Europe stands as one at the Ryder Cup - but what about Brexit?

Tens of thousands of British fans travelled to France to dress up in blue-and-yellow

Team Europe fans during the Fourballs match on day two of the Ryder Cup at Le Golf National. Photograph: PA

Team Europe fans during the Fourballs match on day two of the Ryder Cup at Le Golf National. Photograph: PA

 

The 1st hole of the Albatros course at Le Golf National runs 420 yards, down around a dogleg curve that turns away from the large pond you have to cross with your second shot to reach the small, sloping green. It looks tricky to play any time, but during the Ryder Cup it was ridiculously tough, what with the packed grandstand behind the tee, the busy galleries either side, and the enormous elephant in the middle of the fairway. Curtis Strange once said that golf doesn’t shout, it whispers. Sometimes it doesn’t speak at all. And in Paris last week there was one topic no one wanted to take on, the same one a lot of us can’t stop talking about.

In an act of spectacular cognitive dissonance, tens of thousands of British fans travelled to France to dress up in blue-and-yellow hats and scarves and scream and roar and sing support for a European team representing a community that, to extrapolate, just under 52 per cent of them had recently voted to get the hell away from. And given the demographics of the average golf club clientele, that estimate is likely to be a couple of clubs short of the green. According to YouGov, the average British golf fan is unusually likely to be a right wing man who has an interest in, among other things, BMWs, business and finance, Jeremy Clarkson and Roy Chubby Brown.

Of course the Ryder Cup team represents Europe rather than the Union, although it so happens that every man who has ever played for the team has come from a full member state. But there’s the letter, and then there’s the spirit. Which was laid out by Thomas Bjørn in his speech at the opening ceremony. “Europe can at times be a fragmented place, but when it comes to the Ryder Cup it’s different, when it comes to the Ryder Cup, Europe stands as one,” Bjørn said. “This is the week more than ever that flag represents the boundary of this great continent.” Bjørn lives in England and has an English girlfriend. He must have known how it sounded.

Bjørn is also far too canny a man to get into a row about it right before the tournament. Later that evening, he managed to reiterate his comments, “I’m a proud European,” while also walking back from them, “but that doesn’t mean that I believe in the European Union or not. I’m not addressing the people of the United Kingdom in any way, shape or form.” The English golfers also refused to touch the issue with a flagstick. “Sorry,” said Paul Casey, his sense of irony sheathed in his golf bag alongside his three wood, “I haven’t thought about it.” He had a good excuse. “I’ve got some matches to play the next couple of days.”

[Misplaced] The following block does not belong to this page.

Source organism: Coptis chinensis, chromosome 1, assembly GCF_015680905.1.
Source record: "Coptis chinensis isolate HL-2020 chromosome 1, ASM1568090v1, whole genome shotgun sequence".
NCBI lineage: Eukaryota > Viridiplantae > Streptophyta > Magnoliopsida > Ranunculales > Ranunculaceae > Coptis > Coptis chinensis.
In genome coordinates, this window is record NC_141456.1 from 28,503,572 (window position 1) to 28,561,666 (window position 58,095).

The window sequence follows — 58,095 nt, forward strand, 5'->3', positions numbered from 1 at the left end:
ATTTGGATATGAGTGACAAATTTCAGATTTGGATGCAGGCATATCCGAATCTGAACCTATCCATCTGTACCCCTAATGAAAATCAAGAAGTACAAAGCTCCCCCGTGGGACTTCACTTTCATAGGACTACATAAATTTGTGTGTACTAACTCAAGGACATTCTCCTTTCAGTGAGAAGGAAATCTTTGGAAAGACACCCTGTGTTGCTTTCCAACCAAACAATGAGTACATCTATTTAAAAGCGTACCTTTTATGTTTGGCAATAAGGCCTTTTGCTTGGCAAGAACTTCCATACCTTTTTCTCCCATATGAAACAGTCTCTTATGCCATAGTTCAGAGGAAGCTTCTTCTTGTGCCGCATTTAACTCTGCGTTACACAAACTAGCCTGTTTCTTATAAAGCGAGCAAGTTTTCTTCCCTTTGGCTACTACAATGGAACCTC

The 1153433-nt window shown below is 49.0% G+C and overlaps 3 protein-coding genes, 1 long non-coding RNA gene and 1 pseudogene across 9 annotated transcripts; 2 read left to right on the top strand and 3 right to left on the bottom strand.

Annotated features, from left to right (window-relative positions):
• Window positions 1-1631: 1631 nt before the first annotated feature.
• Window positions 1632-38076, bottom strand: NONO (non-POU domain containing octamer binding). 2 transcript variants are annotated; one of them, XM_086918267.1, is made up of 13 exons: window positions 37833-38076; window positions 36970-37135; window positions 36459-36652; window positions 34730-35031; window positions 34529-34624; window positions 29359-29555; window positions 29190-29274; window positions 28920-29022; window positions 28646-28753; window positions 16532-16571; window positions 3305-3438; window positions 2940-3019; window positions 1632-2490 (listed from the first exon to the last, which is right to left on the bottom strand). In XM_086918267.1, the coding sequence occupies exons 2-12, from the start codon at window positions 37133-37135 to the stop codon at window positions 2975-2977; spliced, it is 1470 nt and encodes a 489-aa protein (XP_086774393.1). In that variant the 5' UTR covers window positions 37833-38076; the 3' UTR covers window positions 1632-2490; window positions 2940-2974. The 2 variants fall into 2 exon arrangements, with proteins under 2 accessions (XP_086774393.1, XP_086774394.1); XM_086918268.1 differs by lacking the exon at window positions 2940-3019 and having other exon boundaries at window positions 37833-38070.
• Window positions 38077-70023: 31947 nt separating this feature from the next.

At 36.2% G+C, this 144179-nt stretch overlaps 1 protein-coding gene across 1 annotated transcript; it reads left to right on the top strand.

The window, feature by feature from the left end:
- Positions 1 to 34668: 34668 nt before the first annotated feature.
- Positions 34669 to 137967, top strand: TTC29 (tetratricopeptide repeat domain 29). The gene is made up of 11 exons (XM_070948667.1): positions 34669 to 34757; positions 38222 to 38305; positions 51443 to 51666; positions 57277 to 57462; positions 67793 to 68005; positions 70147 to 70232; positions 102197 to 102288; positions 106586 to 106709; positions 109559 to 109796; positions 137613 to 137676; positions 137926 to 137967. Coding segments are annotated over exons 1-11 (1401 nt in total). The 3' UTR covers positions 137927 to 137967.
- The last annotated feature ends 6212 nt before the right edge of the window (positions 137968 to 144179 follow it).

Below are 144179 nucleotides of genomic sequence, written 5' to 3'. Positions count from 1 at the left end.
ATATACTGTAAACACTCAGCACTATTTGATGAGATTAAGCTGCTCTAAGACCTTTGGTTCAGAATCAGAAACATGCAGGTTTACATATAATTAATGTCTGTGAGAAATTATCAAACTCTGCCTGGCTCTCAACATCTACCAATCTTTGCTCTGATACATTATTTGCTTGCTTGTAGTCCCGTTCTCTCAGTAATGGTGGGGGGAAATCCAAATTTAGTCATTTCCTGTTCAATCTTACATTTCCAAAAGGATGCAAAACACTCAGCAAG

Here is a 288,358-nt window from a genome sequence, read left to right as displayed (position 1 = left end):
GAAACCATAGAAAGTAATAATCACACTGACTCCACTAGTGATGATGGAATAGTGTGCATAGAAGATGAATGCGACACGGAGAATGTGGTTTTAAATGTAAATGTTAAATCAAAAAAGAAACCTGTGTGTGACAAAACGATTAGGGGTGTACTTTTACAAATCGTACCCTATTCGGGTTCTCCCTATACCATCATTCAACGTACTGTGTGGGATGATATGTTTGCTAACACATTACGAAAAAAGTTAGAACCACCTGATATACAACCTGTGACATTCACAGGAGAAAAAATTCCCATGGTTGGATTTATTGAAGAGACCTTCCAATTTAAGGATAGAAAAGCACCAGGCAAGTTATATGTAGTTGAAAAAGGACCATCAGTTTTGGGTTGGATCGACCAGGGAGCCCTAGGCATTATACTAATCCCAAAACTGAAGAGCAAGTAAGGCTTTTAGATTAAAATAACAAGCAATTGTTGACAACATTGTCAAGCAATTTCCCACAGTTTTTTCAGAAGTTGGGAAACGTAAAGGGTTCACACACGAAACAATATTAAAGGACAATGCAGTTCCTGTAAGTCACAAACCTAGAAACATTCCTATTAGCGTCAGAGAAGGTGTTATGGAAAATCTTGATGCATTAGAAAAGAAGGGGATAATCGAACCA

You wonder though, how those Brexit-voting Europe supporters in the crowd squared their support for these two causes. You guess some might resort to the moronic recourse of saying sport and politics should be kept separate. As if sport wasn’t influenced by government policy, as if it existed in abstraction from issues of economics, class, and race. It’s not politics that should be kept out of sport, but politicians. “Congratulations to TeamEurope on a stunning victory” tweeted Theresa May on Sunday, a message that did for irony as Henry Kissinger’s peace prize had done for satire.

No doubt May knows that the story of the Ryder Cup is one of Britain’s pig-headed insistence on going it alone, failing horribly, and, in the end, being rescued by opening up to a partnership with continental Europe. For the first 50 years, it was a contest between Britain and Ireland on the one side and the USA on the other. Before the war, the British and Irish won two matches out of five, after it they managed to win one out of 17. Until, at last, the USA grew bored with it all. In 1979 Tom Weiskopf pulled out of their team so he could go hunting for bighorns in the Canadian Rockies. The sheep, Weiskopf thought, were better sport. The Ryder Cup, he said, was “Lions against Christians.”

Jack Nicklaus spent a lot of time in the mid-1970s trying to persuade the British PGA to allow Europeans on to their team. The British, led by ‘Lord’ Derby, the president of the PGA, wouldn’t budge. They were so wedded to the idea that they could go it alone that they changed the format instead, and still lost by five.

Eventually, Nicklaus realised he had to force the point. The match, he said, was turning into a non-event. “The Americans are quite happy to treat this match as a goodwill gesture, a get-together, a bit of fun,” Nicklaus explained, “But here in Britain it’s treated differently. The people here seem to want a serious, knock-em down match.

“If that’s what’s wanted, there has to be a stronger opposition. Something has to be done to make it more of a match for the Americans.” Something was. The British team was finally opened to European players. In 1979, Seve Ballesteros and Antonio Garrido were on it. And six years later, they finally won one, for the first time in 28 years, with a team containing four Spaniards and a German. Since then, they have won 12 out of the last 17, and Ballesteros, who played in eight Ryder Cups and then captained Europe in 1997, has become such an influential figure that last week the team kept his old golf bag in their locker room, with a badge above it saying “He’s the reason why we are here today”.

You can see why, with a story like that, some people might prefer to kid themselves that sport and politics are best kept apart. Else it might seem too much like a parable they don’t want to hear.

Guardian services

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